Kennedy said that nothing has changed about the Miranda rule requiring a suspect to be advised of his rights in such a way that he understands them. But how can an officer tell if a suspect understands his rights if that suspect doesn’t say anything? In addition to allowing the police to assume a suspect is waiving his right to remain silent, Berghuis also allows the police to assume that the suspect understood his right in the first place and question a suspect who may not understand his Constitutionally-guaranteed right to remain silent – which was exactly the concern the Miranda court had when it made the advisement requirement back in 1966.

Strangely enough, we haven’t heard a peep from conservatives who get very upset about “activist judges” imposing their own policy views on the country. We haven’t seen a mis-spelled sign from the Tea Parties around the country who shout about their fears of the Constitution being destroyed by the socialist-communist-Marxist-Nazi-Klingon-liberal President Barack Hussein Obama. Berghuis seems to be a radical change in the law, and a significant limitation on Constitutional protections. And yet, a very strange silence from both parties.

Rookie Justice Sonia Sotomayor wrote the dissenting opinion, pointing out how the Berghuis decision “flatly contradicts” previous decisions from the Court, sets up “an unworkable and conflicting set of presumptions,” and “at worst, it overrules sub silentio an essential aspect of the protections Miranda has long provided.”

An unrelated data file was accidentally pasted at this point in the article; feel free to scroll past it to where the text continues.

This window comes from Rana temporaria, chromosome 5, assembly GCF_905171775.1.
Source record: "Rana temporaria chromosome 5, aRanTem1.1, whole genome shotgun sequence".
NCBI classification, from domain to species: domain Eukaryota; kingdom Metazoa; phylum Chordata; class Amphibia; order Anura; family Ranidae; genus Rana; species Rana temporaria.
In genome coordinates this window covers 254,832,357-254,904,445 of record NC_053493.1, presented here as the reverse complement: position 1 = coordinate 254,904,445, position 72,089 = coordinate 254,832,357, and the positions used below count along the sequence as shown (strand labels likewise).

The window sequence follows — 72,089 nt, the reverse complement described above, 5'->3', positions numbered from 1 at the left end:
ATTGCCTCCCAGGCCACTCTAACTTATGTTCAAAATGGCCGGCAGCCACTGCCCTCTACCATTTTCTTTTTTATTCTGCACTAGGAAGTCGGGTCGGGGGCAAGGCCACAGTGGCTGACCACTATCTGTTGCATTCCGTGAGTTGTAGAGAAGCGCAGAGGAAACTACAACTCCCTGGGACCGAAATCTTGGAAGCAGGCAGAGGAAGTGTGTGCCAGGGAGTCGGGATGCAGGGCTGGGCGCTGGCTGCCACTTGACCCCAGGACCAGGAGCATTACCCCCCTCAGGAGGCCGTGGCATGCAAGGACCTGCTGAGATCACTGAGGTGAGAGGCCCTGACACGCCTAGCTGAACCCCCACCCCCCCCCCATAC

I know that’s a lot of quotes, but it’s a pretty impressive dissenting opinion from a first-timer. Although I do think she’s showing off a little with the whole “sub silentio” (meaning, basically, I’m not saying, I’m just saying) reference.

Given that Miranda has been called into question even by current Attorney General Eric Holder, I suppose civil libertarians should be pleased that the Court didn’t just outright overrule the decision in its’ entirety. But the underlying rationale of Berghuis is definitely concerning. Will the Court make other Constitutional rights “opt in” for suspects? Will the right to a jury trial be presumed waived? How about the right to an attorney?

In other words, how much more will the scales tip towards the government and away from the accused as the years go on?

1 comment:

Anonymous said...

What if I was in a situation where I was arrested and the police started in with their routine, can I just say "I am invoking all my constitutional rights" or do I have to say each one relevant to the circumstance. I wonder this because my observations are such that the police are slowly circumventing peoples constitutional rights. In Logan Ohio, if you are young (20-+) and your stopped for a traffic violation, your car WILL BE searched. If you refuse, it will only take a few more minutes longer to search your car, because a dog will be brought on seen and 9 times out of 9, the pup will give off his secret signal and your car is searched. I spoke with one officer and he said if someone refused to allow the search, he would annotate that in the report that "Joe refused to cooperate ..", that would leave one with the impression that Joe had done something wrong, So now we are placed in a position that exercising your rights is frowned upon by the police.